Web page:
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Trying to decipher the color of fear

Washington hates to give up on any idea once it has been institutionalized, especially a bad one, but Homeland Security has finally decided that color-coded threat levels really aren’t working.

Say goodbye to the reds and oranges. Adios to the yellows, blues and greens.

Washington hates to give up on any idea once it has been institutionalized, especially a bad one, but Homeland Security has finally decided that color-coded threat levels really aren’t working.

Good. It’s never too late to notice the obvious, and I couldn’t figure them out anyway. As best I could tell, red was really bad. So was orange. Yellow, too. And frankly, I never saw the others.
In any event, I had no idea what the authorities expected me to do when I spotted these ominous signs looming at the airport. Was I supposed to subject my fellow passengers to a little freelance frisking? Should I have periodically jumped up and shouted, “Look out!” Seriously, what were we supposed to do?

I’ve watched for unattended luggage until I have bags under my eyes. I’ve sought patterns of suspicious behavior with the fervor of a “Da Vinci Code” fanatic. And as for keeping an eye out for strange people — have you been to an airport lately? They’re crawling with such characters. Personally I think every concourse now has a small tribe of people who’ve gone insane trying to figure out the color codes and who wander around like Tom Hanks. Kind of like “The Terminal” meets “Night of the Living Standby Passenger.”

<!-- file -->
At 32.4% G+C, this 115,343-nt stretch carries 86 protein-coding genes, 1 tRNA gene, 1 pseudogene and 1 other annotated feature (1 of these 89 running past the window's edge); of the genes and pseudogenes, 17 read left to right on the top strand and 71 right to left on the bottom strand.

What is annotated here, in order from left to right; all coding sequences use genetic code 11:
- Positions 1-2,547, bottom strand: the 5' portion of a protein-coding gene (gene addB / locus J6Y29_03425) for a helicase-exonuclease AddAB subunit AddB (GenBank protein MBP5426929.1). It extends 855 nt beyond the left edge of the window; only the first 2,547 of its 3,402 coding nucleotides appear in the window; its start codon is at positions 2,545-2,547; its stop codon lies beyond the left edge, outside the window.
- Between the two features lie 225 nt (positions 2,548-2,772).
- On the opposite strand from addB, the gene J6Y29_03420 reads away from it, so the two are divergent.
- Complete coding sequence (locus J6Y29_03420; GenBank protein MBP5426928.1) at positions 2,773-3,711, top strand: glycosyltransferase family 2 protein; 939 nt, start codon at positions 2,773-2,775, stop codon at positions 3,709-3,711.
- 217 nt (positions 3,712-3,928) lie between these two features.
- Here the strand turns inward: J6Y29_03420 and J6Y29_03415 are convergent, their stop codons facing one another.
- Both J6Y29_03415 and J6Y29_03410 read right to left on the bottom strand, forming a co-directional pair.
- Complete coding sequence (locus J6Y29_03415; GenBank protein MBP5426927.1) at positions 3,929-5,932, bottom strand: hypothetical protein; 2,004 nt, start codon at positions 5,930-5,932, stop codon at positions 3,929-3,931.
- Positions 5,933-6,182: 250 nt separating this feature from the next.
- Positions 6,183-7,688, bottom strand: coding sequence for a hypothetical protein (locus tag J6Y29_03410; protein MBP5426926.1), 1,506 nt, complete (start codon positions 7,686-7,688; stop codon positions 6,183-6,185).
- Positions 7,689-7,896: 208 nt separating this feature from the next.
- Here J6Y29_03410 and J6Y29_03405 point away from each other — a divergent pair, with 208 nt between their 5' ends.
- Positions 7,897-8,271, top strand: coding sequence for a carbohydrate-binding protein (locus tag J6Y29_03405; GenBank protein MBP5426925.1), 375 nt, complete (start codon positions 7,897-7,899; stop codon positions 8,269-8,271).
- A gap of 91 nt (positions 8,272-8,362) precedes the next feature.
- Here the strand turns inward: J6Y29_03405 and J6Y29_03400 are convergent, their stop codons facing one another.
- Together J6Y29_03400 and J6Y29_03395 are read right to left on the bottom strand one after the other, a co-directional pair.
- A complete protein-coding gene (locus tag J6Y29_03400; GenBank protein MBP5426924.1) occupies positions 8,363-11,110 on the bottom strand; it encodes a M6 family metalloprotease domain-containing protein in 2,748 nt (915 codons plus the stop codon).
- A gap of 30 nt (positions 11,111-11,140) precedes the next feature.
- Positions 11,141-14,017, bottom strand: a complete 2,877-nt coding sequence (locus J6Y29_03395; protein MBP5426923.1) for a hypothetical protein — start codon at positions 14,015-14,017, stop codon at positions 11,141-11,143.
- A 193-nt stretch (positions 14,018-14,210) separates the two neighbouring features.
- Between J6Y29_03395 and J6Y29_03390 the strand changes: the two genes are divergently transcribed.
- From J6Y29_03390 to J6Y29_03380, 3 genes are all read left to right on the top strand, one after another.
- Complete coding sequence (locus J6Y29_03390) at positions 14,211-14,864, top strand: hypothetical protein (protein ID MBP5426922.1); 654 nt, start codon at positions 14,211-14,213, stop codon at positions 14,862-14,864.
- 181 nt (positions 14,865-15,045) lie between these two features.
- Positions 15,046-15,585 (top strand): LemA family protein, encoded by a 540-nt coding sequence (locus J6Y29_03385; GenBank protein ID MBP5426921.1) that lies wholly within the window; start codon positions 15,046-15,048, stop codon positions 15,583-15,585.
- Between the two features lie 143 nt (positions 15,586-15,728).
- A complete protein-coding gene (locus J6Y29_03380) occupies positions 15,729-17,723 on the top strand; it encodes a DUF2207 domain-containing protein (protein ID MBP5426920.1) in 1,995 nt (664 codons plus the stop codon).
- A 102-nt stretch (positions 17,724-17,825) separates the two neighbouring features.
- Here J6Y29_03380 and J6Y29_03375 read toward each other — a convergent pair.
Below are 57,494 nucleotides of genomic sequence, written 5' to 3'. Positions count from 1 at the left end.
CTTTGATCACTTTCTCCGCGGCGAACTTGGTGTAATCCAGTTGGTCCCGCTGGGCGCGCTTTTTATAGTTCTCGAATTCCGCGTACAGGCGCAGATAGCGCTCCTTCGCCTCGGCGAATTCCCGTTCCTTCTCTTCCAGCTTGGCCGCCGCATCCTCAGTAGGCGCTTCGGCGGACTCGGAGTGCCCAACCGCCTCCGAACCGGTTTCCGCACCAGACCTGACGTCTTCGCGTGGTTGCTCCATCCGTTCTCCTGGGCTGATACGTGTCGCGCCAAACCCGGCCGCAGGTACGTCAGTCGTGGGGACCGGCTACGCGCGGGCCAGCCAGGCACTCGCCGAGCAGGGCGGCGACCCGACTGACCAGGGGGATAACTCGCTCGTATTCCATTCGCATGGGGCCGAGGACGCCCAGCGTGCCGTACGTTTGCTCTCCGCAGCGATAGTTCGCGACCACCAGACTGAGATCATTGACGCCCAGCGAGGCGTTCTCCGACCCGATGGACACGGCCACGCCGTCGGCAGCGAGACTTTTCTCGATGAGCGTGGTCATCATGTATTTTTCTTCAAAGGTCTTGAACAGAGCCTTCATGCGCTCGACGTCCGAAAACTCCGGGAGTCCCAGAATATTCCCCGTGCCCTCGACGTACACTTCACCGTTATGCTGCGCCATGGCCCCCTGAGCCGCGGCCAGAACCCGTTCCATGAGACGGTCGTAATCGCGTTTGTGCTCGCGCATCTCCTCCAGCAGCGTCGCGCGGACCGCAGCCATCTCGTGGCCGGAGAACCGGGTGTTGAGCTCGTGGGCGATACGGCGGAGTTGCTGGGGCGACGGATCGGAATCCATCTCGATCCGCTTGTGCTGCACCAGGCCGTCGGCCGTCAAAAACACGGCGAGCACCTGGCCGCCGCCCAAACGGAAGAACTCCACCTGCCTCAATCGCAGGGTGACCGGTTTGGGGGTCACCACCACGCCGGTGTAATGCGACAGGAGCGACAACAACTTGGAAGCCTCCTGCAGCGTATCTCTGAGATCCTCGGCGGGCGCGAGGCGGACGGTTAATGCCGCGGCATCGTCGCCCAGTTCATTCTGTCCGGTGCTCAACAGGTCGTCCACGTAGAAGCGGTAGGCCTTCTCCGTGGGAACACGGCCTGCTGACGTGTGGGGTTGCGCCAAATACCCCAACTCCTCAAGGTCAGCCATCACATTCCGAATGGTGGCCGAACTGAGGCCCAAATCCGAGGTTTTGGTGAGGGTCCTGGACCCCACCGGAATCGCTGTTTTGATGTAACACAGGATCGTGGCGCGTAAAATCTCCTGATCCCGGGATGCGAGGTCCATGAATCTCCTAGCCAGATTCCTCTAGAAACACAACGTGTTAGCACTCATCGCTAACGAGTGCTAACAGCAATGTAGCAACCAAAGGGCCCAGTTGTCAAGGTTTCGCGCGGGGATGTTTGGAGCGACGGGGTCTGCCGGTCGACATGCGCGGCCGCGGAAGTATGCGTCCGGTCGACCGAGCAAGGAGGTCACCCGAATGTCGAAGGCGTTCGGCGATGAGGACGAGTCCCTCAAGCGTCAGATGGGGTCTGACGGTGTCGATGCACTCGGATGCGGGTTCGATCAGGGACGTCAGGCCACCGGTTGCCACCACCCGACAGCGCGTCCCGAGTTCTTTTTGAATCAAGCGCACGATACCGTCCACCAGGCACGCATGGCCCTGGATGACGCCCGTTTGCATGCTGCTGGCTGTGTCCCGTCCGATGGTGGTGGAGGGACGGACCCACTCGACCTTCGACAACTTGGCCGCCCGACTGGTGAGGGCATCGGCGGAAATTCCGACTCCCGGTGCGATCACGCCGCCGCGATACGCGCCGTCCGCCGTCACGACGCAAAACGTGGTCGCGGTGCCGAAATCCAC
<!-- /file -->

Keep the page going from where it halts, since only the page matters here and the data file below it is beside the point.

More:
I always felt that this whole security situation would be easier if we just had giant flashing signs that said 1) Be afraid, 2) Be terrified, 3) Hoard canned goods, 4) Crouch in the corner clutching a sock monkey, and 5) Abandon all hope, ye who enter here.

The airlines, I’m sure, would raise a fuss, saying it might cause unnecessary anxiety among travelers. Mind you, they don’t seem to worry much about anxiety when they stuff me into a middle seat from here to Seattle. But I guess that’s a different matter.

So Homeland Security has a new system to keep us quivering — some kind of thing that involves pingpong balls and a chalkboard, I think. They say it will work better. Maybe. But for now, color me skeptical.

–CNN’s Tom Foreman is a regular on “AC360°”/www.ac360.com and “The Situation Room.”

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